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The aim is to investigate the provenance of the raw materials and the technology of manufacture of the ceramics. Mt Olympus (2919 m.a.s.l.) and Mt Ossa (1978 m.a.s.l.) form the northeastern boundaries of the Thessalian Plain in Central Greece, separating the plain from the Aegean Sea.At the lower slopes of Mt Olympus and Mt Ossa, a series of intra-mountain basins develop between the lower eastern Thessalian Plain and the main mountain blocks.The present study deals with the archaeometric characterization of the Roman-Late Roman ceramic assemblage collected during the archaeological surface survey undertaken in the 1980s and 1990Drs J. Our main aim was to identify the Cretan production against potential imports from off-Cretan centers and local imitations of foreign prototypes.For this reason a total of 101 ceramic sherds were analyzed through mineralogical (X-ray powder Diffraction - XRPD; Optical microscopy – OM), petrographic (OM), and microstructural (Scanning Electron Microscopy – SEM) techniques.The hydrological conditions affected greatly the behaviour of human groups since prehistoric times. We interpret Bara Toibasi lake as a remnant of an older larger lake inside Sikourio basin. Lacustrine (lake) sediments are exposed in large abandoned clay quarries around Bara Toibasi lake, while in this study we document more outcrops to the northern part of Sikourio basin, with additional indications of probable extensive lacustrine sedimentation also in Elateia basin (Fig.1).Permanent settlements were founded here already during the Neolithic Age – some of them forming in the course of many centuries (ca. This lake is different from the ancient Lake Nessonis that extended in the Larisa plain south of Girtoni and from the Lake Karla south of Eleftherio (Gallis, 1992; Caputo et al. These extensive lacustrine sediments are indicators of a wider lake system that existed inside Sikourio and Elateia basins from Pliocene (?Using geological, geomorphological and archaeological observations, we propose the existence of a proto-Sikourio lake that covered Sikourio basin during Late Neogene - Quaternary.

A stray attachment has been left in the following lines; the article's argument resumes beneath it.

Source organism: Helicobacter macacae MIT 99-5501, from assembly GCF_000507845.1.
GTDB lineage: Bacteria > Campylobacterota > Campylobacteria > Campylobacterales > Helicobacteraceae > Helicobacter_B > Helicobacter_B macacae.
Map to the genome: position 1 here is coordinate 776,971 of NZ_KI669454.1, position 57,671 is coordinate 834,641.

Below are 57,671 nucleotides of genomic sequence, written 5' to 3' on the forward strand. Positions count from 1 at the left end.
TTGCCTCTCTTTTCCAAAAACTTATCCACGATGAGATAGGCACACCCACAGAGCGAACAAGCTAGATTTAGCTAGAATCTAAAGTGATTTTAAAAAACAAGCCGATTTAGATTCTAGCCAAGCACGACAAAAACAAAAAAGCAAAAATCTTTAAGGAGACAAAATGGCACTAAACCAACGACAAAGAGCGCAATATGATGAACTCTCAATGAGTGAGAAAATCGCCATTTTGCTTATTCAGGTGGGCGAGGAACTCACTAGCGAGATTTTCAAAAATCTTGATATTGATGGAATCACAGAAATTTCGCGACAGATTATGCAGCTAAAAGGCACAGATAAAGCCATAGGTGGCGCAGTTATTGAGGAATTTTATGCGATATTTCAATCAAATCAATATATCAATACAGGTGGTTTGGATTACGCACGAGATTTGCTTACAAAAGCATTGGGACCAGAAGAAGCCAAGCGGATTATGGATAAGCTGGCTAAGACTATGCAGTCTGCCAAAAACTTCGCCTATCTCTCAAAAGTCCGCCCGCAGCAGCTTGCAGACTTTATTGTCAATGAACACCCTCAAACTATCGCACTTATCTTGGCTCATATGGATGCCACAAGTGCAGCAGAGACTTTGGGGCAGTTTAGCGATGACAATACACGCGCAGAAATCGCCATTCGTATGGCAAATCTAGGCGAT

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Xerias fan expansion and lake draining led to the creation of Bara Toibasi lake at the southern part of Sikourio, that remains disconnected hydrologically with the northern part (Fig. Sediment and water supply towards the northern part of proto-Sikourio lake/basin was probably affected by changes in the mountain catchments at Mt Ossa and identified large paleo-landslides that temporarily blocked drainage towards the lake/basin.
Bounarbasi gorge opening and lake outflow is estimated to have taken place before the Mesolithic period and the beginning of the Holocene, probably around or shortly after the Last Glacial Maximum (LGM, ~24-16ka BP).
Neolithic sites at the southern Sikourio basin are found around the estimated paleo-shoreline of Bara Toibasi.
Draining through the karstic aquifers of Chassambali hills and a probable lower water supply through Xerias river led to the shrinkage of Bara Toibasi from the Neolithic era up to today.